“Both linkups will create opportunities to cross-sell and provide new services for travellers. Gebr Heinemann’s Gharage is a vision hub that aims to seed new ideas to enrich people’s travel time using a blend of technology, design and entrepreneurial flair. These are all recent examples of a trend to create a more seamless, integrated and connected experience for passengers.”
Juul-Mortensen then highlighted the increasing reliance on digital services and experiences and how it has created a new sense of urgency across duty free and travel retail. He stressed that the industry must do more to capitalise on the opportunities presented by this demand. “More than ever, the passenger and shopper data that drives customer engagement is the new currency for our industry.
However, one thing that has unfortunately not changed is the industry’s reluctance to share that information and seize the opportunities it offers duty free and travel retail. “Access to accurate, timely traveller data is essential to make informed decisions not least in volatile times like these. Preventing wider use of this data means we are limiting our own ability to grow, and limiting our ability to engage with politicians and others to defend and advocate for our industry.”
In times of uncertainty, we need to be able to react
The TFWA President acknowledged both the benefits of the rising numbers and the pitfalls of the sudden rise in demand which have led to delays, disruptions and cancellations over the summer. Juul-Mortensen informed the audience of his belief that those with the ability to react in uncertain times will be the ones to reap the rewards.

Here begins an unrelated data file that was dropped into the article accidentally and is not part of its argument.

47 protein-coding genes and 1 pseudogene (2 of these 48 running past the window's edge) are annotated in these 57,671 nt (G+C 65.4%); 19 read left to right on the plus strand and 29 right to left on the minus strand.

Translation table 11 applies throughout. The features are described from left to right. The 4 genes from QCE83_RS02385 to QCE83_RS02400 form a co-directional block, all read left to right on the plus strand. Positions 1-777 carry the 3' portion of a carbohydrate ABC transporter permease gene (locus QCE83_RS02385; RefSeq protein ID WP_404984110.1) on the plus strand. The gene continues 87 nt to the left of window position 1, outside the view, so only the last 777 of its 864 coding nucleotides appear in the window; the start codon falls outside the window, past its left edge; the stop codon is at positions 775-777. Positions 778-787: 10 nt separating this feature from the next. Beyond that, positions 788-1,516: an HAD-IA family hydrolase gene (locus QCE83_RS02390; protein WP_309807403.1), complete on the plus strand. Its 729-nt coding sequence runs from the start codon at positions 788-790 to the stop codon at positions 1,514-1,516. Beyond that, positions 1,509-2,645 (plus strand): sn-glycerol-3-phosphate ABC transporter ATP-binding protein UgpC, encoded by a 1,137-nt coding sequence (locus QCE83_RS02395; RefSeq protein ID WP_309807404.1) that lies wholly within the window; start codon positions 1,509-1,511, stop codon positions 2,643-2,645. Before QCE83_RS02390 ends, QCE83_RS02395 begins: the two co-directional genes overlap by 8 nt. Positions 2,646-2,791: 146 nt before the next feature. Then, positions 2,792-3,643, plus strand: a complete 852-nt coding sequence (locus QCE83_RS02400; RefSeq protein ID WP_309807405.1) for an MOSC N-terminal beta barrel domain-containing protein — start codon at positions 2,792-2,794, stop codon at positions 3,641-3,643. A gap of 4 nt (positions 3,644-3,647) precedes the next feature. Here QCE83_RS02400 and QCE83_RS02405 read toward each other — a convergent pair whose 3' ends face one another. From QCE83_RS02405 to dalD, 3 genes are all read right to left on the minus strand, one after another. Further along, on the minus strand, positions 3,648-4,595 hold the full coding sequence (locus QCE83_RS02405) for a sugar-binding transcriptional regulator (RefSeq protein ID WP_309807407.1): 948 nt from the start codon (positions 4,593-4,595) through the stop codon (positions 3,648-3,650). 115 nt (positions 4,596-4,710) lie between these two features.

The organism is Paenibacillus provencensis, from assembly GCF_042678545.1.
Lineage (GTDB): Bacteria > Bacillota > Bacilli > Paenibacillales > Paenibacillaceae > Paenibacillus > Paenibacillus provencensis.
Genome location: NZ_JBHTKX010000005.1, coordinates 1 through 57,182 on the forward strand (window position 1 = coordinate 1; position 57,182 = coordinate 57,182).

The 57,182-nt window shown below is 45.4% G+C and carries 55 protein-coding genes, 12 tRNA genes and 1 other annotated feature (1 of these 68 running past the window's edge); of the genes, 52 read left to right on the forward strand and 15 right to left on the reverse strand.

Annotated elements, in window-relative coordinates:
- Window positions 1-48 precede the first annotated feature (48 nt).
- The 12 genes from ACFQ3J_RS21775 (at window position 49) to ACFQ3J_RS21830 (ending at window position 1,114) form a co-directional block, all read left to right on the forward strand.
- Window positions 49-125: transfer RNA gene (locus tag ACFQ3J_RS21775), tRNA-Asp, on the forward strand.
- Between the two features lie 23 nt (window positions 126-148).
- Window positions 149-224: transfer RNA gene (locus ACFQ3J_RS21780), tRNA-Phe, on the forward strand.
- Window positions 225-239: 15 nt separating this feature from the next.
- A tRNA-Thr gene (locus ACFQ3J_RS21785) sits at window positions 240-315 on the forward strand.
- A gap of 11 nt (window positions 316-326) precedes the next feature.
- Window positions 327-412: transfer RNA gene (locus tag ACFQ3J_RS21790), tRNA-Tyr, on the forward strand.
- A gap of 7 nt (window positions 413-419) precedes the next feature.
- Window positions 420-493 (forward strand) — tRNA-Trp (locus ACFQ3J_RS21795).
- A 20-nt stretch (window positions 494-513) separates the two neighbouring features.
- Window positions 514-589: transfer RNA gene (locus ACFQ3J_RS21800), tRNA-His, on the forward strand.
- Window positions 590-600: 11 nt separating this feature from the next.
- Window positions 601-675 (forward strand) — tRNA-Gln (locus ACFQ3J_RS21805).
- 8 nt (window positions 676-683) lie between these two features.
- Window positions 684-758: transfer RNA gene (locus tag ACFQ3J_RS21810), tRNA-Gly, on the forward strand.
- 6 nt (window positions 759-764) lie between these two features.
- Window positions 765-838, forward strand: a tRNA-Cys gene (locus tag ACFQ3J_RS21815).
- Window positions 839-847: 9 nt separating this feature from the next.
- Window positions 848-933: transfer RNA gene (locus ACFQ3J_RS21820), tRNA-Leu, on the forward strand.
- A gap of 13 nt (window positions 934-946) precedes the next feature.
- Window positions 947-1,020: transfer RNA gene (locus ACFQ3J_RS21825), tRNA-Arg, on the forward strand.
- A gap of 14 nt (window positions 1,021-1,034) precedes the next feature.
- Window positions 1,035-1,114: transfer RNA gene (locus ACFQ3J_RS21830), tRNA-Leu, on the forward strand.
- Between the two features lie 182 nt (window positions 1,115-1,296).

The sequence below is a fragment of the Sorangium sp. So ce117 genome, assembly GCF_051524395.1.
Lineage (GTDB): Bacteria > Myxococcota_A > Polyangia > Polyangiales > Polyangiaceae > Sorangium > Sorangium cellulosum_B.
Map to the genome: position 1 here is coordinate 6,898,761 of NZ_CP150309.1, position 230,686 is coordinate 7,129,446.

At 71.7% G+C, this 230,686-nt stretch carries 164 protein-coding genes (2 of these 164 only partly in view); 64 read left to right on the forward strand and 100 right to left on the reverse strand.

“Airports in Europe, the Middle East and the Americas are busy again, some of them rather too busy with cancellations and queues at check-in or security as everyone competes for staff, as well as flight delays and missing baggage. Overall, ACI World forecasts that global air passenger traffic will return to more than three-quarters of its 2019 level by the end of this year.
“Despite recovering traffic, delays and cancellations are negatively impacting duty free and travel retail sales. Preliminary figures from the European Travel Retail Confederation’s helpful Index show that, after a positive year in 2021 when sales increases easily outpaced passenger growth, spend per head went into decline in the first quarter of this year, dropping by over a third. The summer’s difficulties will almost certainly add to that decline. It is the ability to react to changed circumstances, like a sudden upswing in passenger traffic, that will separate the winners from the losers in this new world.”
Let’s choose the right path
Concluding his speech, Juul-Mortensen spoke of the crossroads currently facing the duty free and travel retail industry. “As we embark on our second post-pandemic global industry summit, it’s heartening to see passengers returning in such strong numbers across much of the world. But that world has changed fundamentally since 2019, and our own ability to adapt will dictate whether duty free and travel retail embraces change and prospers or fades into irrelevance for tomorrow’s travellers. Let us choose the first of those two outcomes.”